# First and second derivative of a summation

Consider the function $f(\mu) = \sum_{i = 1}^{n} (x_i - \mu)^2$, where $x_i = i,\,i=1, 2,\dots, n$.

What is the first and second derivative of $f(\mu)$?

• BTW, why not write $f(\mu)$ as $f(\mu) = \sum_{i=1}^n(\mu-i)^2$?
– Anon
Jan 29, 2013 at 19:39
• @Anon: How do you know that your edit is what was intended? If you don’t know for sure, it should be rolled back. Jan 29, 2013 at 19:39
• Expand, or better imagine expanding. Differentiate with respect to $\mu$. If you do it twice, you get a bunch of $2's$. Simplifying the result for "once" requires knowing $1+2+\cdots +n$. Jan 29, 2013 at 19:40
• Hey Anon, honestly I thought of your notation too...I just used the notation my prof gave me...his notation's quite weird sometimes too...Figured this community will really help me much more haha Jan 29, 2013 at 19:41
• @BrianM.Scott I would agree with that. It is tough (at least for me) to imagine $x_i = 1,\ldots,n$ would mean something else though.
– Anon
Jan 29, 2013 at 19:42

$f'(\mu) = -2\sum_{i = 1}^{n} (x_i - \mu)$ and $f''(\mu)=2n$

• This is right, but I don't see how this is a hint, you just gave the full answer (not that there is anything wrong with that.)
– user50407
Jan 29, 2013 at 20:46
• hi michael corleone this is hint because i don't write all arithmetic detail
– M.H
Jan 29, 2013 at 20:49
• Ok, I suppose it doesn't really matter, as the tick on the side shows that the asker was happy with this answer :). I just think of hints as being more about helping the person get started than giving them the answer.
– user50407
Jan 29, 2013 at 20:55
• @user50407 is it only about asker? There are lot of others who lend here in search of a answer. Sep 4, 2016 at 20:55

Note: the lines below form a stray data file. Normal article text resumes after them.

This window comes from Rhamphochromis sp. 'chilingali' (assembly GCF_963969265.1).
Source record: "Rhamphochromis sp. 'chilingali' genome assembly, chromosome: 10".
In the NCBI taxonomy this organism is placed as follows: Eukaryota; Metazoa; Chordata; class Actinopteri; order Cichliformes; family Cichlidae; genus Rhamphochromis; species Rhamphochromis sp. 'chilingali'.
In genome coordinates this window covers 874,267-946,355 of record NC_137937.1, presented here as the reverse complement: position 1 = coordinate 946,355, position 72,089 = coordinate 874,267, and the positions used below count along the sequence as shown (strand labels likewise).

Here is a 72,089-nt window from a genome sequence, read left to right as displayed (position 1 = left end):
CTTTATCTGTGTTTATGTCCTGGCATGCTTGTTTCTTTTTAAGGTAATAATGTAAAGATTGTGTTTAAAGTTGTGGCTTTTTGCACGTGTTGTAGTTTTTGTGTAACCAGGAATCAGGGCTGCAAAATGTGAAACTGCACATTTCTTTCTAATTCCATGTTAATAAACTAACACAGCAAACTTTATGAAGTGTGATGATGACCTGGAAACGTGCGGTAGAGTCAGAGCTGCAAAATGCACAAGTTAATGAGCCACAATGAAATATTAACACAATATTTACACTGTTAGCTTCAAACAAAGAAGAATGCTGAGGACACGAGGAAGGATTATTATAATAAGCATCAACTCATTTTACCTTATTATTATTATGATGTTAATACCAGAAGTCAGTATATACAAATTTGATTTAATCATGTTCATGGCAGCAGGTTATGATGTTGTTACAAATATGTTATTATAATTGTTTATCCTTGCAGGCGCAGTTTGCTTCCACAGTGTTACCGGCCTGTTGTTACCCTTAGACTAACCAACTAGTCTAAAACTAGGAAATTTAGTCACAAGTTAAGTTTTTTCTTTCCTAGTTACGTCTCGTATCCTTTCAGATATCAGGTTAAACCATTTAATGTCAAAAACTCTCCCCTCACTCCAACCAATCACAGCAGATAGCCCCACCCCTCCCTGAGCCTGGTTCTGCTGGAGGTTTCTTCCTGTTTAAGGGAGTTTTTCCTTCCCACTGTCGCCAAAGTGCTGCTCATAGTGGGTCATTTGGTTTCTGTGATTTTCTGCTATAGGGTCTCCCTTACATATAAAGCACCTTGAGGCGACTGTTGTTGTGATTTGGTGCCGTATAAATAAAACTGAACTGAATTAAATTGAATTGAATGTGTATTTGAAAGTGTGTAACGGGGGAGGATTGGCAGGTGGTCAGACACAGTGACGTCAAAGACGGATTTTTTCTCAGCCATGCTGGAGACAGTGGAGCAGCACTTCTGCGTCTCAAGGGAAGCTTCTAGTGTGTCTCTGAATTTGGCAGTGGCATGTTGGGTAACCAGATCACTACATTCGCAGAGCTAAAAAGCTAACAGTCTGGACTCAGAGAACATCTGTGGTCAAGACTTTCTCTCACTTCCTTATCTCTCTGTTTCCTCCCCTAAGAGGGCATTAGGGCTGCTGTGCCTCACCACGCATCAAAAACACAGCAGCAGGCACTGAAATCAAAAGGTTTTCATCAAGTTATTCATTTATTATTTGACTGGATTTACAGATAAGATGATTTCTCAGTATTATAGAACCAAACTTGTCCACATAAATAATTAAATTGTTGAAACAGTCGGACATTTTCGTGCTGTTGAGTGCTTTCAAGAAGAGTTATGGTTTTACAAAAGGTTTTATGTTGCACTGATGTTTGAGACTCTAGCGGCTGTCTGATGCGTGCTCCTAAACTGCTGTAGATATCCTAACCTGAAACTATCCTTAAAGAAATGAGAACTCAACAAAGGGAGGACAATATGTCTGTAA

• Here we have one function (xi−μ) that is part of a larger function in that it is raised to a power of 2, (μ−i)^2 ? According to the extended power rule, we multiply the derivative of the outer function (μ−i)^2 x the derivative of the inner function (xi−μ). The derivative of the outer function brings the 2 down in front as 2*(xi−μ), and the derivative of the inner function (xi−μ) is -1. So the -2 comes from multiplying the two derivatives according to the extend power rule: 2*(xi−μ)*-1 = -2(xi−μ) Sep 19, 2018 at 20:11

$$\frac{d}{d \mu} f(\mu) = -2 \sum_{i=1}^n (x_i - \mu) = -2 \sum_{i=1}^n x_i + 2 n \mu$$

$$\frac{d^2}{d \mu^2} f(\mu) = 2 n$$

• helly rlgordonma, should i start from 1, instead of 0? Jan 29, 2013 at 19:45
• Oh yes, sorry about that. I'll fix that error - doesn't change the gist of the result of course. Jan 29, 2013 at 19:47
• What rule did you use to get to this answer and how the basic rules (sum, product, chain, e.t.c) fit in this derivation at each step. Could you please explain. Thanks. Aug 26, 2018 at 14:51
• In the 1st step on line 1, the chain rule is applied. The term within the brackets is differentiated, producing a -1. Then the bracket itself is differentiated, producing the 2 at the front. The 2nd step on line 1 involves no differentiation. Instead, the bracket is split into two terms. The second term has an n because it is simply the summation from i=1 to i=n of a constant. The summation of a constant is equal to n multiplied by the constant. Then for the second line, there are no extra rules. The first term becomes 0 because it's a constant and the second term loses mu. Hope this helps. Mar 15, 2020 at 17:02

Adding an answer here to further clarify the other ones which are simply answers without steps. To get the first derivative, this can be re-written as:

$$\frac{d}{d\mu}\sum(x-\mu)^{2} \\ = \sum\frac{d}{d\mu}(x-\mu)^{2}$$

After that it's standard fare chain rule

$$= \sum-1 \cdot 2(x-\mu) \\ = -2\sum(x-\mu)$$

Second derivative: you can observe the same property of linear summation: $$\frac{d}{d\mu}-2\sum(x-\mu) \\ =-2\sum\frac{d}{d\mu}(x-\mu) \\ =-2\sum(-1) \\ =2n$$